Top five best range cookers for 2020
By Oli McKean
Our pick of the best range cookers we've tested. Brilliant dual-fuel, gas and induction cookers, plus our cheapest Best Buy
A great range cooker will not only look impressive but also turn out tasty, perfectly cooked meals for years to come.
You might want one with a traditional Aga-style look, but it's worth making sure you can trust it to do justice to your culinary efforts.
We've picked out five of our favourite range cookers to help take the guesswork out of choosing which one to buy.
See below for top-choice gas, electric and dual-fuel models. Only logged-in Which? members can view our recommendations in the table below. If you're not yet a member, you can get instant access by joining Which?.
A top range cooker
Great dual-fuel range cooker
This excellent dual-fuel range cooker bursts with features but does the basics well too. Both ovens heat up quickly and accurately, staying at the temperature you set on the dial, and they have catalytic linings, which make cleaning less of a chore. The gas hob works well, and it has a griddle plate and a large wok burner.
Excellent gas range cooker
This gas range cooker is super-quick to heat up - you'll wait just four and a half minutes for the main oven to reach 180°C, and it stays pretty much spot on this temperature all the time, which is a great result. The large hob has seven burners, including a wok burner.
Best induction range cooker
Cheap dual-fuel range cooker
With two fan ovens, grill and gas hob, this dual-fuel range cooker offers versatile cooking options for a relatively small price. It's only 90cm wide, but you can bake four trays of muffins in one oven while making your roast dinner in the other. What else is this range cooker capable of? Read our expert review to find out more.
Pricing, recommendations and test scores correct as of July 2019.
Not found the product for you? Browse all of our range cooker reviews.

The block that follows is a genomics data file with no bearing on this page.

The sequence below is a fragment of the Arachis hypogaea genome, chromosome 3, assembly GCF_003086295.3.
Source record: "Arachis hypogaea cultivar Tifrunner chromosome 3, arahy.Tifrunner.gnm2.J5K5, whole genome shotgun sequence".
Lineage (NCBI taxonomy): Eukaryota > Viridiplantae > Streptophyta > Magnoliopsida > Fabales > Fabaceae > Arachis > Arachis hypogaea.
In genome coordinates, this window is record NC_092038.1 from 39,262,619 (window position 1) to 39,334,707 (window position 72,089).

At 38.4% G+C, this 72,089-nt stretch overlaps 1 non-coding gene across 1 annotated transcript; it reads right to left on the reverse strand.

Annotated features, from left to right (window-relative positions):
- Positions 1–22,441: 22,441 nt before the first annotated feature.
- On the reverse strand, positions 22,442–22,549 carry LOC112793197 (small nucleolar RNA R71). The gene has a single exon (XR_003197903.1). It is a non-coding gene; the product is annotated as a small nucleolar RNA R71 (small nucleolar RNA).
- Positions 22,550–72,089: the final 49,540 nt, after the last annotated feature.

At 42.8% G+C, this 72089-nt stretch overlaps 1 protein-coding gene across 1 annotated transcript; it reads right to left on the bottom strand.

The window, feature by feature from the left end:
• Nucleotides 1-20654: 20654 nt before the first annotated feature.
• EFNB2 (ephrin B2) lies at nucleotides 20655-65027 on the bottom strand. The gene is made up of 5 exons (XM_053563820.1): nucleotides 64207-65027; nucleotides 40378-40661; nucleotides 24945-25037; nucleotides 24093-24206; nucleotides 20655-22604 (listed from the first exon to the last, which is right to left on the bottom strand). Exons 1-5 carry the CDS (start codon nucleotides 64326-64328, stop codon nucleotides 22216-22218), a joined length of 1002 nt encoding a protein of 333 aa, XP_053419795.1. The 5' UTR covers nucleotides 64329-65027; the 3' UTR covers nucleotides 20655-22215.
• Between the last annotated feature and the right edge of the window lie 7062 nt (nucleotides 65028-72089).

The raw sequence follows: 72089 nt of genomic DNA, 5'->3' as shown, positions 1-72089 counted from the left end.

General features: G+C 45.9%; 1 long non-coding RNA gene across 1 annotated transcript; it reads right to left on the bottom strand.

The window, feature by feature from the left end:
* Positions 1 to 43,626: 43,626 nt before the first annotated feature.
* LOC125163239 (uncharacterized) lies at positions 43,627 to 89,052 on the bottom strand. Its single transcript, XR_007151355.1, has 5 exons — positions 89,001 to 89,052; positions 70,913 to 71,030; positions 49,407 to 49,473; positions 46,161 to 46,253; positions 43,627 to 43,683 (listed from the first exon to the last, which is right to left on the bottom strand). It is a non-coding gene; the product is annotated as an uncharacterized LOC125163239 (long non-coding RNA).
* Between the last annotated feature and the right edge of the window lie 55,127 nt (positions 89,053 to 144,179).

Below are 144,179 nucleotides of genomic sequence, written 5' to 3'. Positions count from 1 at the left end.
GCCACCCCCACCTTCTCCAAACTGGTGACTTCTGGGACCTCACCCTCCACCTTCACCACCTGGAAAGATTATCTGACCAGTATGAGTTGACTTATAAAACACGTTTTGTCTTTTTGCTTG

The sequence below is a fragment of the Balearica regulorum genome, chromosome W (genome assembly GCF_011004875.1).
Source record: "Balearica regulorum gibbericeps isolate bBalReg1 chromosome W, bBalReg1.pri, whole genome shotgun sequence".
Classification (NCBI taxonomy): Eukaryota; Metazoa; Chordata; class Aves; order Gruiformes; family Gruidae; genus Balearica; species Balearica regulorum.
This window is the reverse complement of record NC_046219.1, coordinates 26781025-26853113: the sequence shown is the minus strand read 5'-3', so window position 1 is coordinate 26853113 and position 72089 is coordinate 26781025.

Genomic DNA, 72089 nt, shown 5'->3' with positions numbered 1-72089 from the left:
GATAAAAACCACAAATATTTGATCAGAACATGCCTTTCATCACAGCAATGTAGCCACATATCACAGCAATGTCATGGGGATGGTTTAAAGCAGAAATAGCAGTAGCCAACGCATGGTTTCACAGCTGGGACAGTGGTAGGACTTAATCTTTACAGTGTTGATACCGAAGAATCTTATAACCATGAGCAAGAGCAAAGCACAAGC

And here are three range cookers to avoid
Range cookers are pricey, so you might expect them to all be good. Unfortunately, this isn't the case.
We've found some with inaccurate ovens, awful grills and sluggish hobs. One of our worst models costs around £1,000 more than our cheapest Best Buy, so it's definitely worth doing your research.
See below for three models to steer clear of.
This is the lowest-scoring range cooker on test. While the hob is speedy and good at simmering, the temperature accuracy of the right-hand oven is appalling. The grill in the left-hand oven is also poor. The heat is concentrated around the centre of the griddle pan, so the toast we placed across the pan only browned in the middle.
Top five things to consider when choosing a range cooker
If you're in the market for a new range cooker but don't quite know what you're looking for, start with these five considerations:
- Type: choose from gas, electric, dual-fuel (gas hob and electric ovens) or electric induction. What you go for may be influenced by the fuel supply you have available to your home, as switching will mean extra expense.
- Price: while you can pick up some decent range cookers for less than £1,000, the best we've tested cost more than this.
- Size: most are 90cm, 100cm or 110cm wide. Small range cookers generally have two ovens, a grill and a five or six-burner hob, while larger ones tend to have four separate compartments, comprising two ovens, a large grill compartment, and a heated warming drawer.
- Capacity: bear in mind that stated capacity usually includes areas you can't use, such as the space beneath the lowest shelf. You can find out how space you can actually cook with by reading our reviews.
- Features: think about which features you need or want most. For example, you might want a cooker with a self-cleaning programme, or telescopic runners that support the oven shelves and help them to glide out smoothly.
Make more sense of what you're looking for with our full advice on how to buy the best range cooker.